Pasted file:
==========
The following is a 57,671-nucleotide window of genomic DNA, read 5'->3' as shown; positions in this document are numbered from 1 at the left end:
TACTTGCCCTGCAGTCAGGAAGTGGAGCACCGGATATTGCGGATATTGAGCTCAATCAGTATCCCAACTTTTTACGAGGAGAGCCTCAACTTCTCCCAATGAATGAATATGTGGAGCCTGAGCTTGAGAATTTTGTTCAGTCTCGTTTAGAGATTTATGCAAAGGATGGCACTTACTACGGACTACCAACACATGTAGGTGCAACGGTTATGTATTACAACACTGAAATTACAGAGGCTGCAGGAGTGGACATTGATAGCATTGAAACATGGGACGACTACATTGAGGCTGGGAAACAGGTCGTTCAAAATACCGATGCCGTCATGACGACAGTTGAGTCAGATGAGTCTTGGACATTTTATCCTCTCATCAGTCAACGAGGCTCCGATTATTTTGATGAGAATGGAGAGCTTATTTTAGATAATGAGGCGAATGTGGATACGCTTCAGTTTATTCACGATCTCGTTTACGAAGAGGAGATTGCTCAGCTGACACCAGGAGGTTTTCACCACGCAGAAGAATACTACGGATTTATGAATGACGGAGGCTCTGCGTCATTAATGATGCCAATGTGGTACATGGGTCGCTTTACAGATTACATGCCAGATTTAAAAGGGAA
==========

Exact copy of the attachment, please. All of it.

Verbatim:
The following is a 57,671-nucleotide window of genomic DNA, read 5'->3' as shown; positions in this document are numbered from 1 at the left end:
TACTTGCCCTGCAGTCAGGAAGTGGAGCACCGGATATTGCGGATATTGAGCTCAATCAGTATCCCAACTTTTTACGAGGAGAGCCTCAACTTCTCCCAATGAATGAATATGTGGAGCCTGAGCTTGAGAATTTTGTTCAGTCTCGTTTAGAGATTTATGCAAAGGATGGCACTTACTACGGACTACCAACACATGTAGGTGCAACGGTTATGTATTACAACACTGAAATTACAGAGGCTGCAGGAGTGGACATTGATAGCATTGAAACATGGGACGACTACATTGAGGCTGGGAAACAGGTCGTTCAAAATACCGATGCCGTCATGACGACAGTTGAGTCAGATGAGTCTTGGACATTTTATCCTCTCATCAGTCAACGAGGCTCCGATTATTTTGATGAGAATGGAGAGCTTATTTTAGATAATGAGGCGAATGTGGATACGCTTCAGTTTATTCACGATCTCGTTTACGAAGAGGAGATTGCTCAGCTGACACCAGGAGGTTTTCACCACGCAGAAGAATACTACGGATTTATGAATGACGGAGGCTCTGCGTCATTAATGATGCCAATGTGGTACATGGGTCGCTTTACAGATTACATGCCAGATTTAAAAGGGAA